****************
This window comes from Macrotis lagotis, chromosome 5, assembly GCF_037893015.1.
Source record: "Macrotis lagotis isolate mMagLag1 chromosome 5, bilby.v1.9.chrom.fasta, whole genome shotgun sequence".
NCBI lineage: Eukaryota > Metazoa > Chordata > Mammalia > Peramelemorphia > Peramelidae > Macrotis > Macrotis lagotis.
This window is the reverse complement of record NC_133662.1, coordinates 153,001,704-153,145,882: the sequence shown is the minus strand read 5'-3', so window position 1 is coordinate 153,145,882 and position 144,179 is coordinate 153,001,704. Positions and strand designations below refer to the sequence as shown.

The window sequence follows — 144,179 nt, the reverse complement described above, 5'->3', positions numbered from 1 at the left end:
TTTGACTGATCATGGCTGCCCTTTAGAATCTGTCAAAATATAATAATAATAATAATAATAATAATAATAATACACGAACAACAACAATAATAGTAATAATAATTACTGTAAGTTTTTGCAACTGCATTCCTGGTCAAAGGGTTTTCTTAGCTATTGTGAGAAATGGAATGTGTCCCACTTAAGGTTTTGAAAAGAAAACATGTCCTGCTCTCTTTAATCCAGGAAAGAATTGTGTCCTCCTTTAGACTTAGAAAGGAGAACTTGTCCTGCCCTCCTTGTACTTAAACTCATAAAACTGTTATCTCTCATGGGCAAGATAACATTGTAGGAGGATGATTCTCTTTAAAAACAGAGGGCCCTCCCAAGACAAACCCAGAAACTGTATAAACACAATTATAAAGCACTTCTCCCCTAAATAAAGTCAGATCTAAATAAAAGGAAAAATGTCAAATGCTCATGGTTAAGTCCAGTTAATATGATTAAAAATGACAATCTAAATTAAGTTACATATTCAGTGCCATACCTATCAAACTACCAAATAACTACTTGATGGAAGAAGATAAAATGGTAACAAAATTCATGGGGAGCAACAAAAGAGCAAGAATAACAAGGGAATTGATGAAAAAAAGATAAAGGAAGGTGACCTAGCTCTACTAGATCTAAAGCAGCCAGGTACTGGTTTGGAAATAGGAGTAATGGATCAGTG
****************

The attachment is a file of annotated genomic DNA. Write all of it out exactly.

This window comes from Macrotis lagotis, chromosome 5, assembly GCF_037893015.1.
Source record: "Macrotis lagotis isolate mMagLag1 chromosome 5, bilby.v1.9.chrom.fasta, whole genome shotgun sequence".
NCBI lineage: Eukaryota > Metazoa > Chordata > Mammalia > Peramelemorphia > Peramelidae > Macrotis > Macrotis lagotis.
This window is the reverse complement of record NC_133662.1, coordinates 153,001,704-153,145,882: the sequence shown is the minus strand read 5'-3', so window position 1 is coordinate 153,145,882 and position 144,179 is coordinate 153,001,704. Positions and strand designations below refer to the sequence as shown.

The window sequence follows — 144,179 nt, the reverse complement described above, 5'->3', positions numbered from 1 at the left end:
TTTGACTGATCATGGCTGCCCTTTAGAATCTGTCAAAATATAATAATAATAATAATAATAATAATAATAATACACGAACAACAACAATAATAGTAATAATAATTACTGTAAGTTTTTGCAACTGCATTCCTGGTCAAAGGGTTTTCTTAGCTATTGTGAGAAATGGAATGTGTCCCACTTAAGGTTTTGAAAAGAAAACATGTCCTGCTCTCTTTAATCCAGGAAAGAATTGTGTCCTCCTTTAGACTTAGAAAGGAGAACTTGTCCTGCCCTCCTTGTACTTAAACTCATAAAACTGTTATCTCTCATGGGCAAGATAACATTGTAGGAGGATGATTCTCTTTAAAAACAGAGGGCCCTCCCAAGACAAACCCAGAAACTGTATAAACACAATTATAAAGCACTTCTCCCCTAAATAAAGTCAGATCTAAATAAAAGGAAAAATGTCAAATGCTCATGGTTAAGTCCAGTTAATATGATTAAAAATGACAATCTAAATTAAGTTACATATTCAGTGCCATACCTATCAAACTACCAAATAACTACTTGATGGAAGAAGATAAAATGGTAACAAAATTCATGGGGAGCAACAAAAGAGCAAGAATAACAAGGGAATTGATGAAAAAAAGATAAAGGAAGGTGACCTAGCTCTACTAGATCTAAAGCAGCCAGGTACTGGTTTGGAAATAGGAGTAATGGATCAGTG